Relatedly, the interspersing of the color-coded observations on the OSI_2.0 scatter plot shows how CRT is dividing people into groups that are both under- & over-inclusive w/r/t to proficiencies that OSI_2.0 is sorting out more reliably.

Or more concretely still, if I had only CRT, then I'd predict that  there is only a 40% probability that someone who is +1 on OSI_2.0-- just short of "1" on CRT -- would get the covariance problem correct, when in fact the probability such a person will get the right answer is about  60%. 

Similarly, if I used CRT to predict how someone at +1.5 on OSI_2.0 is likely to do on the problem, I'd predict about a 50% probability of him or her selecting the correct response -- when in fact the probability of a correct response for that person is closer to 75%.

Essentially, I'm going to be as satisfied with CRT as I am in OSI_2.0 only if  my interest is to predict performance of those who score either 2 or 3 on CRT -- the 90th percentile or above in a general population sample. 

But as can be seen from the OSI_2.0 scatter plot, it’s simply not the case that there’s no variance in people’s vulnerability to this particular heuristic bias in the rest of the population.  A measure that can't enable examination of how so substantial a fraction of the population thinks should really disappoint cognitive psychologists, assuming their goal is to study critical reasoning in human beings generally.

click on me-- your CRT score will instantly jump 2 points!Now, it's absolutely no surprise that OSI_2.0 dominates CRT in this regard: the CRT items are all members of  the OSI_2.0 scale, which comprises 18 items the covariance structure of which is consistent with measurement of a unidimensional latent disposition.  So of course it is going to be a more discerning measure of whatever it is CRT is itself measuring -- even if CRT_2.0 isn't faithfully measuring only that, as CRT presumably is. 

But that’s the point: we need a “better” CRT—one that is as tightly focused as the current version on the construct the scale is supposed to measure but that gets at least as big a piece of the underlying disposition as OSI_2.0, Numeracy or other scales that outperform CRT in predicting resistance to heuristic biases.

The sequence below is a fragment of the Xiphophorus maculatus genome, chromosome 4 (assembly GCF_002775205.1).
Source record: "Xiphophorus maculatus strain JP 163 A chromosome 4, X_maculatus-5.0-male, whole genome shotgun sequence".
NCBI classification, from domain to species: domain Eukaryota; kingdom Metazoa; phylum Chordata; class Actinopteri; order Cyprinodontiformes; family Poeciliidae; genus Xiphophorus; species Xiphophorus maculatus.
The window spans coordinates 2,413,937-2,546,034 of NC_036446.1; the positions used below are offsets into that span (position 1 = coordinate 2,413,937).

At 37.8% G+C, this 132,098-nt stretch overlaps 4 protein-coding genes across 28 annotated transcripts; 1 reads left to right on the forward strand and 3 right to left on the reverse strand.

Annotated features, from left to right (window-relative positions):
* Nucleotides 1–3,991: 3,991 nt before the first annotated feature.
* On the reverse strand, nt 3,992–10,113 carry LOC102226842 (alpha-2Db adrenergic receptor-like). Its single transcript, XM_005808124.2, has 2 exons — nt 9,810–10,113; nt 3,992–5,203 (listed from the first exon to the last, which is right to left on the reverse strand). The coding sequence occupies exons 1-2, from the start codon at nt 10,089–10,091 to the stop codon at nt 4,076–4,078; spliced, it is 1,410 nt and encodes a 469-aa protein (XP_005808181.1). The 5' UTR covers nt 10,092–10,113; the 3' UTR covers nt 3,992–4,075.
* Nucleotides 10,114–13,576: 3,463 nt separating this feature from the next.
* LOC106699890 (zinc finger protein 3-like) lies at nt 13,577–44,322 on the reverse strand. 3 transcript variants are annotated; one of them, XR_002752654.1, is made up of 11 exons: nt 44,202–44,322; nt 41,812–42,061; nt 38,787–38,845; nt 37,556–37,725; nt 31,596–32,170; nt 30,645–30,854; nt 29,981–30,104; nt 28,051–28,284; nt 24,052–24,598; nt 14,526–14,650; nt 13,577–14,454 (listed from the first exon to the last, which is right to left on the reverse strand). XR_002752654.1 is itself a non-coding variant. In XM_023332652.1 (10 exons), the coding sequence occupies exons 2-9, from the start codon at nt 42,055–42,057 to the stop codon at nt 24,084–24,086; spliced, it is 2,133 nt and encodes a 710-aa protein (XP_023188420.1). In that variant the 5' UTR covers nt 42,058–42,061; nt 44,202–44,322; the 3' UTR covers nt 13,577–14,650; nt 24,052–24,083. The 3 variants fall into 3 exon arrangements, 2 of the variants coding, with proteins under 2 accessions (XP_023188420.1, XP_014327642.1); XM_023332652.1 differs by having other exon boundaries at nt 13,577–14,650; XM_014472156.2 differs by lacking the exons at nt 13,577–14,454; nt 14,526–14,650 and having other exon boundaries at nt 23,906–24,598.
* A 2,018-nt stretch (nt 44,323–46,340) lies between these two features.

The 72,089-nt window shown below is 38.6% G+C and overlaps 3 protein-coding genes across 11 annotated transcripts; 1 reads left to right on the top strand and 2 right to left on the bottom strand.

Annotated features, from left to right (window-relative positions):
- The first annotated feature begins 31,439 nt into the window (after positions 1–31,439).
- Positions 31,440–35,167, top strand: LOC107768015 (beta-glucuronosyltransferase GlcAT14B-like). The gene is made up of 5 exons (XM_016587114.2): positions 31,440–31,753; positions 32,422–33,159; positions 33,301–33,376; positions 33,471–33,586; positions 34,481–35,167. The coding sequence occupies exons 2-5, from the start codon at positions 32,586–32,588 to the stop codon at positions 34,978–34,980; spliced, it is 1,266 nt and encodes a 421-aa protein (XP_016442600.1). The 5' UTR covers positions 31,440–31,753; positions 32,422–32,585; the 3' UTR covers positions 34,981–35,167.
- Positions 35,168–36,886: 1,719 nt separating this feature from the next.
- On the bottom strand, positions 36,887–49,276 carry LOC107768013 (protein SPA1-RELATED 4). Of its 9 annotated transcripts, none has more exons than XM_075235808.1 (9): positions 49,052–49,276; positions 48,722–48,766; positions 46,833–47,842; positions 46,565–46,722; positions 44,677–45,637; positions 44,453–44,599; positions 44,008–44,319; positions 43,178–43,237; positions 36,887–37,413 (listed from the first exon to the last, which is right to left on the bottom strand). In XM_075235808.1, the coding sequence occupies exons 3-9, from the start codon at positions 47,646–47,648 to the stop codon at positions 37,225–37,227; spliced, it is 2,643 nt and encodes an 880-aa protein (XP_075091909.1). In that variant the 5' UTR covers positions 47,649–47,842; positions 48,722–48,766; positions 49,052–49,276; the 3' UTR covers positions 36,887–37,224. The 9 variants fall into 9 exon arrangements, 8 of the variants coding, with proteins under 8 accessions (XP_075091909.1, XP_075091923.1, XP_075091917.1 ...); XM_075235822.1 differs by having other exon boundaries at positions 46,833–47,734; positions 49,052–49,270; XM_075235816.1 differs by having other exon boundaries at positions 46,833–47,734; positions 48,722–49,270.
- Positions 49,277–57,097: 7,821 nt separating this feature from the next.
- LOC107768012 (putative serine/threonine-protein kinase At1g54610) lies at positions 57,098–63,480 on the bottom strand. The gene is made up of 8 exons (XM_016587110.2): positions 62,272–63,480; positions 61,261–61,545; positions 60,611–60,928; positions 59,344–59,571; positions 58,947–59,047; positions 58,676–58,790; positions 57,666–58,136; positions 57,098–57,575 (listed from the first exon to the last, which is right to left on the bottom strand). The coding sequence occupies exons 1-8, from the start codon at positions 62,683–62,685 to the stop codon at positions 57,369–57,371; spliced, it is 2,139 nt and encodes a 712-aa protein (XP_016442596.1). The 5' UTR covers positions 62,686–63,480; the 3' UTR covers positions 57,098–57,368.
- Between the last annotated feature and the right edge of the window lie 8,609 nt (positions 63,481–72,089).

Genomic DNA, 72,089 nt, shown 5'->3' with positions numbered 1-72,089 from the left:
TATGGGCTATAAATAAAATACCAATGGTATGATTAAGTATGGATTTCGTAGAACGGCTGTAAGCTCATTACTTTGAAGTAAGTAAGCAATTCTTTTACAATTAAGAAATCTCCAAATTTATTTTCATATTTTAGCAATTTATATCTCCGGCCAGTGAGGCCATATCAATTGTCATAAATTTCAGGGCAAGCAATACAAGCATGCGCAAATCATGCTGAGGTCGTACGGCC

For that, "CRT 2.0" is going to need not only more items but items that add information to the scale in the middle and lower levels of the disposition that CRT is assessing.  IRT is much more suited for identifying such items than are the methods that those working on CRT scale development now seem to be employing.

I could certainly understand why a researcher might not want a scale with as many as 18 items. 

But again IRT can help here: use it to develop a longer, comprehensive battery of such items, ones that cover a large portion of the range of the relevant disposition.  Then administer an "adaptive testing" battery that uses strategically selected subsets of items to zero in on any individual test-taker’s location on the range of the measured “cognitive reflection” disposition (DeMars 2010).  Presumably, no one would need to answer From Mueller, Chandler, & Paolacci, Soc'y for P&SP, 1/28/12more than half dozen in order to enable a very precise measure of his or her proficiency -- assuming one has a good set of items in the adaptive testing battery.

Anyway, I just think it is obvious that researchers here can and should do better--and not just b/c MTurk workers have all learned at this point that the ball costs 5 cents!

References

Arkes, H.R. & Harkness, A.R. Estimates of Contingency Between Two Dichotomous Variables. J. Experimental Psychol. 112, 117-135 (1983).

Campitelli, G. & Gerrans, P. Does the cognitive reflection test measure cognitive reflection? A mathematical modeling approach. Memory & Cognition, 1-14 (2013).

Chandler, J., Mueller, P. & Paolacci, G. Nonnaïveté among Amazon Mechanical Turk workers: Consequences and solutions for behavioral researchers. Behavior research methods 46, 112-130 (2014).

DeMars, C. Item response theory (Oxford University Press, Oxford ; New York, 2010).

Frederick, S. Cognitive Reflection and Decision Making. Journal of Economic Perspectives 19, 25-42 (2005).

Kahan, D.M. Ideology, Motivated Reasoning, and Cognitive Reflection. Judgment and Decision Making 8, 407-424 (2013). 

Kahan, D.M. "Ordinary Science Intelligence: A Science Comprehension Measure for Use in the Study of Science Communication, with Notes on "Belief in" Evolution and Climate Change. CCP Working Paper No. 112 (2014).

Liberali, J.M., Reyna, V.F., Furlan, S., Stein, L.M. & Pardo, S.T. Individual Differences in Numeracy and Cognitive Reflection, with Implications for Biases and Fallacies in Probability Judgment. Journal of Behavioral Decision Making (2011).

Stanovich, K.E. Rationality and the reflective mind (Oxford University Press, New York, 2011).

Stanovich, K.E. What intelligence tests miss: the psychology of rational thought (Yale University Press, New Haven, 2009).

Toplak, M., West, R. & Stanovich, K. The Cognitive Reflection Test as a predictor of performance on heuristics-and-biases tasks. Memory & Cognition 39, 1275-1289 (2011).
 

Weller, J.A., Dieckmann, N.F., Tusler, M., Mertz, C., Burns, W.J. & Peters, E. Development and testing of an abbreviated numeracy scale: A Rasch analysis approach. 

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Reader Comments (10)